Anaphylaxis

Anaphylaxis is defined as "a serious allergic reaction that is rapid in onset and may cause death". It typically results in a number of symptoms including an itchy rash, throat swelling, and low blood pressure. Common causes include insect bites, foods, and medications.

On a pathophysiologic level, anaphylaxis is due to the release of mediators from certain types of white blood cells triggered either by immunologic or non-immunologic mechanisms. It is diagnosed based on the presenting symptoms and signs. The primary treatment is injection of epinephrine, with other measures being complementary.

Worldwide 0.05–2% of people are estimated to have anaphylaxis at some point in their life and rates appear to be increasing. The term comes from the Greek words ἀνά ana, against, and φύλαξις phylaxis, protection.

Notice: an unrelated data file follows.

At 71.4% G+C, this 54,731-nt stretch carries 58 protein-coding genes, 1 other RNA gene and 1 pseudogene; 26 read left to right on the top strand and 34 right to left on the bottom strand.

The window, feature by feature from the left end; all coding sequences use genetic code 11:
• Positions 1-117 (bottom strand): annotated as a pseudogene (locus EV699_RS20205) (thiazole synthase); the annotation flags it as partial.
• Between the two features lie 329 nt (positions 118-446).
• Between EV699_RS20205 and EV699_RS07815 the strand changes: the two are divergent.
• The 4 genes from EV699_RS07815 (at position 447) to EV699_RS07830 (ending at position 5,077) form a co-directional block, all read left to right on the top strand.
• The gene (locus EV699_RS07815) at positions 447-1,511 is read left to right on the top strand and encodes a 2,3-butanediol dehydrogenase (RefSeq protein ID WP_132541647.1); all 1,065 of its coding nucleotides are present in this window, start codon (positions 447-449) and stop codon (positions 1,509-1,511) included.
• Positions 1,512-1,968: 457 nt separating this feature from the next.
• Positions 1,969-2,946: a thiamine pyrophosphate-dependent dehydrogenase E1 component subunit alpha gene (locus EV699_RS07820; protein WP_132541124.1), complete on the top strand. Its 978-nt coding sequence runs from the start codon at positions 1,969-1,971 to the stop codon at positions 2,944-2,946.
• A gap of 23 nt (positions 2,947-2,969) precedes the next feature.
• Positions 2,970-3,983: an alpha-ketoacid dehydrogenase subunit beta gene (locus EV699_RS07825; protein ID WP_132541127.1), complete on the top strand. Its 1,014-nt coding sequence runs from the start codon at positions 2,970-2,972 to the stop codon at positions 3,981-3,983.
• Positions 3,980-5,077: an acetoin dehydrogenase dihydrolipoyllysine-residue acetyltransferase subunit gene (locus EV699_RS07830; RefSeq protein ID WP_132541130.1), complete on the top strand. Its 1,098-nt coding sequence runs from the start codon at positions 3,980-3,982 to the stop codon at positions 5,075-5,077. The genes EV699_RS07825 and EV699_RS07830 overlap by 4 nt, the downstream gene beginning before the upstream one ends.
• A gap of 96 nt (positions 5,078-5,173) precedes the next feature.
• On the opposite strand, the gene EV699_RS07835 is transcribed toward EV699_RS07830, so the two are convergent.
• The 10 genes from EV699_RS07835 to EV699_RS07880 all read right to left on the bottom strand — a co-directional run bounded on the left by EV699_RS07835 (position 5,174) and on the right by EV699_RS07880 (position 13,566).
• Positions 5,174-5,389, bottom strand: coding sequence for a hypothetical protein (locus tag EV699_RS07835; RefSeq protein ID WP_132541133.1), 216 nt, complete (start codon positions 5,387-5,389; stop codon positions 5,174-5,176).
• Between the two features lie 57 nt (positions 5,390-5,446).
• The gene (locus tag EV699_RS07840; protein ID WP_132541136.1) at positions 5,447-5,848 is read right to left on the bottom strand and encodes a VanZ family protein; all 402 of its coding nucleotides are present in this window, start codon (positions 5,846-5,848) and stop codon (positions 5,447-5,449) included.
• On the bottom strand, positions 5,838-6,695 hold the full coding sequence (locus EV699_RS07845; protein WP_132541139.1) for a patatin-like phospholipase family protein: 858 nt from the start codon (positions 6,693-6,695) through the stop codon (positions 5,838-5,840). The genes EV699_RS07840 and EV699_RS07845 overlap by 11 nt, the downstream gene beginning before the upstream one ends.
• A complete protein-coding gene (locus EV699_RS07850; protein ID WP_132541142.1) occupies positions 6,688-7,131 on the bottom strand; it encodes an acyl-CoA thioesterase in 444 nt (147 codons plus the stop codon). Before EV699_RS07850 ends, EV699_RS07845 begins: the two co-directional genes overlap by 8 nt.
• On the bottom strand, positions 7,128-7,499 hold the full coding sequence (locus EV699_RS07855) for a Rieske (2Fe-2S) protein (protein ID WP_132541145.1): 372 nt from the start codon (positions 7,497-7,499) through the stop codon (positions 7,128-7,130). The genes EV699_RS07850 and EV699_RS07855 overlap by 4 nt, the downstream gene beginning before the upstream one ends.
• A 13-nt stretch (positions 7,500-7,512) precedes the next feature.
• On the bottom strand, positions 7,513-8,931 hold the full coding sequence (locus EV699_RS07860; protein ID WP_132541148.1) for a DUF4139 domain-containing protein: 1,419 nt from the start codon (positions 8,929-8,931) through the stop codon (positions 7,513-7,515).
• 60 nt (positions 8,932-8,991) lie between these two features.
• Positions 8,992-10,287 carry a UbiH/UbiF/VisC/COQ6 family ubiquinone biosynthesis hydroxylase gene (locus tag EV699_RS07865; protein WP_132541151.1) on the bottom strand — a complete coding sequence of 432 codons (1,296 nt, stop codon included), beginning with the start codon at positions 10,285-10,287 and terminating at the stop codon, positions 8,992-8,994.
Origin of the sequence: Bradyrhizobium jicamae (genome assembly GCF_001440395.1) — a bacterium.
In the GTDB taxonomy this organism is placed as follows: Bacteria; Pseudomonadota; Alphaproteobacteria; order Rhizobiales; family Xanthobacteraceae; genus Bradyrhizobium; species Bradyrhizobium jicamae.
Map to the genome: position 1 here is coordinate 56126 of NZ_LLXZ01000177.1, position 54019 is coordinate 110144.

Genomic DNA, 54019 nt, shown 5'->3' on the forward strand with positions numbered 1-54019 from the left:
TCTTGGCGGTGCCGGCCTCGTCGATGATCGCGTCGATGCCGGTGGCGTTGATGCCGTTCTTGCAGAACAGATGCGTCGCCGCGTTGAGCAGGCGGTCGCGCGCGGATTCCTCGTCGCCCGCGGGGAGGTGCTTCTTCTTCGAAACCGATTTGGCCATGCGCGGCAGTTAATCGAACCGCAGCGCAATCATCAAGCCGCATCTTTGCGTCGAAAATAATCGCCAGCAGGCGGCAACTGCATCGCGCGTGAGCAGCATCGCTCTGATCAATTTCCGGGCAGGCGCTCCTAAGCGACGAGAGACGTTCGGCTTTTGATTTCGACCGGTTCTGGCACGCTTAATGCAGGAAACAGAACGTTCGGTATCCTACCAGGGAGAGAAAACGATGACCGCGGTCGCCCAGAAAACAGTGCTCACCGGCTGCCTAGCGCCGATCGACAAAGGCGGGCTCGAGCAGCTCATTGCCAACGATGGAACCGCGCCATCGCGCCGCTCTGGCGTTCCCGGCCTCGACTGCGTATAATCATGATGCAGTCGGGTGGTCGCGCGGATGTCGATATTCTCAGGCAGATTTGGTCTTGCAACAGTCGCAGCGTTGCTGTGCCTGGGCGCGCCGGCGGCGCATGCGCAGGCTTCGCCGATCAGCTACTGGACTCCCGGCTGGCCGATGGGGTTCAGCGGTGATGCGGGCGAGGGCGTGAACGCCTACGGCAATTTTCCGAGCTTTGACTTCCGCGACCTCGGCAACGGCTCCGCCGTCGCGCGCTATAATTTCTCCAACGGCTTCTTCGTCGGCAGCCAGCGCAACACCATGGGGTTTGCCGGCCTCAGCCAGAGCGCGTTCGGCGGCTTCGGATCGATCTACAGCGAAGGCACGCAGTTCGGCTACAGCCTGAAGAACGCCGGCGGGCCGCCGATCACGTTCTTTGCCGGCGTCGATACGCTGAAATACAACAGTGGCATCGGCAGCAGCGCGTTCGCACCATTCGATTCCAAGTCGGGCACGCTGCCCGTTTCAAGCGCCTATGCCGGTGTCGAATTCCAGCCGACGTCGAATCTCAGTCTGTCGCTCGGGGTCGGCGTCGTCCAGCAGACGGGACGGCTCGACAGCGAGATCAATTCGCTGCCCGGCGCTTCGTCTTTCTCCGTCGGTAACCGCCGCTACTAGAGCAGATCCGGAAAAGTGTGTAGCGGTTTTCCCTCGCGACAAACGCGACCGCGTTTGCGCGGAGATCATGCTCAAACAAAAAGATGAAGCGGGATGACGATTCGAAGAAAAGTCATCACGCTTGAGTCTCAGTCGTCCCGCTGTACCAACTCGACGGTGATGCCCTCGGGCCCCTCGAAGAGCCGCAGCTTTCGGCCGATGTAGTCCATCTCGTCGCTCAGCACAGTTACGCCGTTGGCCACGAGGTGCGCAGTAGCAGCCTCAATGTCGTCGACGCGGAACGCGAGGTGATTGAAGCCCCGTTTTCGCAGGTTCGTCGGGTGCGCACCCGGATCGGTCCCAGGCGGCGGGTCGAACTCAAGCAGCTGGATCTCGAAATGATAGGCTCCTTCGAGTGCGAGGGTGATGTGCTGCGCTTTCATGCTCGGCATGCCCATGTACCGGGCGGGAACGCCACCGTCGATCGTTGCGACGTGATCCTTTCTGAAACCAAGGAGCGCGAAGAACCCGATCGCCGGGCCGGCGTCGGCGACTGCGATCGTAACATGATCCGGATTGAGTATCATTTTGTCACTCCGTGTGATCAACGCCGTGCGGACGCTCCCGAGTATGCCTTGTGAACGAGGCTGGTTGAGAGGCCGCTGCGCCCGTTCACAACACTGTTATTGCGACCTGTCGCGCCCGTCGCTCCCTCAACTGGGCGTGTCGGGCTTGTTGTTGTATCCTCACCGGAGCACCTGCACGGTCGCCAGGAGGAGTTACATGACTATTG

This text uses material from Wikipedia licensed under CC BY-SA

Latest Spotlight News

More genetic clues found in a severe food allergy

Scientists have identified four new genes associated with the severe food allergy eosinophilic esophagitis (EoE). Because the genes appear to have roles in other allergic diseases and in inflammation, the ...

Dominant people can be surprisingly social

In contrast to the lay stereotype, dominant people prove to be avid social learners, just like dominant individuals in the animal kingdom. Neuroscientists from Radboud University show this with a complex ...